Of course when we were little, we insisted on at least one night at the fair and reveled in its glory. As we got older, it was the place where you went with your summer boyfriend/girlfriend in tow and showed off your summer tan as you reacquainted yourself with people you had not seen over the summer. It may be a false memory, but I think there were years in college I was able to go before heading back to school. I have a fiendish love of candied apples and cotton candy.

I checked up on the fair online and it turns out that ours is one of the largest fireman’s fairs in the state of New Jersey and the last time I was in town in July there were already signs up, announcing the dates for the last weekend of August where it merged into September this year. As you read this, I am likely in the South of France dining on good cheese and wine so no complaints, but my mouth is watering a bit for a candied apple, freshly made with the first apples of the season.

 

By a Thread

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Pam’s Pictorama Post: That thread sure can hold! Man, I would sew my coat buttons on with that stuff. I’m nuts for the teasing kitties – especially the one hiding behind his friend, but egging him on. The cool character leaning on a giant spool isn’t taking any chances. He will cheer and jeer, but make a quick getaway if needed – we all know bums like that.

Our friends at J&P Coats thread are still in business and have been for more than 250 years, according to an anniversary website of their history. I learned that the company was founded by James Coats who opened his first factory near his home in Paisley, Scotland, in 1826, known as Ferguslie Mill. His was the second mill in the area, the first belonging to someone named Clark. By the time Coats opens his mill there were at least 15 in the area.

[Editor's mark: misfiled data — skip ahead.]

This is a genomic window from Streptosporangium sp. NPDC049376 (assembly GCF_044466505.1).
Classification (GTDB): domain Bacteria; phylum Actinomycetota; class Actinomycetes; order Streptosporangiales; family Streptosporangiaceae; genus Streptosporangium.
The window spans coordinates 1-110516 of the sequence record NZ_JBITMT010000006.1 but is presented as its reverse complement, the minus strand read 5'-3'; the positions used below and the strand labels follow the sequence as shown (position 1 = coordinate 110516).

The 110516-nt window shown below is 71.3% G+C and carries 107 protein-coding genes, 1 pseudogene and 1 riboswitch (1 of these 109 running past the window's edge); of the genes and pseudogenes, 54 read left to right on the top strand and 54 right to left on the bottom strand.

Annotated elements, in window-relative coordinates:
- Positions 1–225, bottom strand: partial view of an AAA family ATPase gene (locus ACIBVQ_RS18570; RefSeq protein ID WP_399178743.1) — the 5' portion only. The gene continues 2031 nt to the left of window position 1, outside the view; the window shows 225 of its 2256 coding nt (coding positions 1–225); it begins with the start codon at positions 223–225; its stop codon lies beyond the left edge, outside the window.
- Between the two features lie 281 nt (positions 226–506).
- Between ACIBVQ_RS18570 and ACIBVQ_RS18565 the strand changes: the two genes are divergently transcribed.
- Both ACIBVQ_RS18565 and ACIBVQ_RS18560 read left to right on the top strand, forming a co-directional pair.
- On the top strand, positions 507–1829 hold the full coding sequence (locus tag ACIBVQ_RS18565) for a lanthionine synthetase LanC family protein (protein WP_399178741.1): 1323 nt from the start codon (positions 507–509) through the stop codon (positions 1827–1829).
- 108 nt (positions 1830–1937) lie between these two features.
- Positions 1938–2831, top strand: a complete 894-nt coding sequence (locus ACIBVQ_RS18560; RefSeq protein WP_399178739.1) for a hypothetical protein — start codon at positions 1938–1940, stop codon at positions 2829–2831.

Two other facts stood out about J&P Coats thread. First, they evidently founded the practice of making decorative wooden cases for their threads which were used to display and hold them in shops. They made these cases from the wood leftover from the making of thread spools which was a thrifty business move and great advertising. These are cunning and collectible and I would certainly grab one up given the opportunity. The other story is that Thomas Edison evident used carbonized Coats thread in his early experiments for electricity – No. 9 ordinary Coats Co. cord No. 29 to be specific. Not surprisingly, they were also deep in the Victorian trade and advertising card fad and produced calendars that are reproduced and said to be sought after as well.

As for cats teasing dogs, it is an old, old story. Given the opportunity, what cat worth its salt wouldn’t temp a tied up or similarly disadvantaged pooch? My sister had a cat, named Milkbone, who used to tease their massive pitbull mastiff mix, but was smart enough to know where in the house she would lead the dog so she could leap up or run under something and the dog Ron couldn’t get her. I always told my sister, if you’re going to be a cat named Milkbone and live with a dog, you had better be a smart kitty.

 

Poor Mr. Canary!

 

Pam’s Pictorama: The parade of Victorian advertising continues with this card from the Great Atlantic & Pacific Tea Co. – a company which seems to have embraced cat card with great enthusiasm. I wrote about a rather famous series of advertising cards portraying a brief cat tale of love lost and found in my post of the same name. Leaving the topic of the efficacy of cats in advertising, instead I am taking a peek at the history of the smug expression of cats that inspired this popular phrase.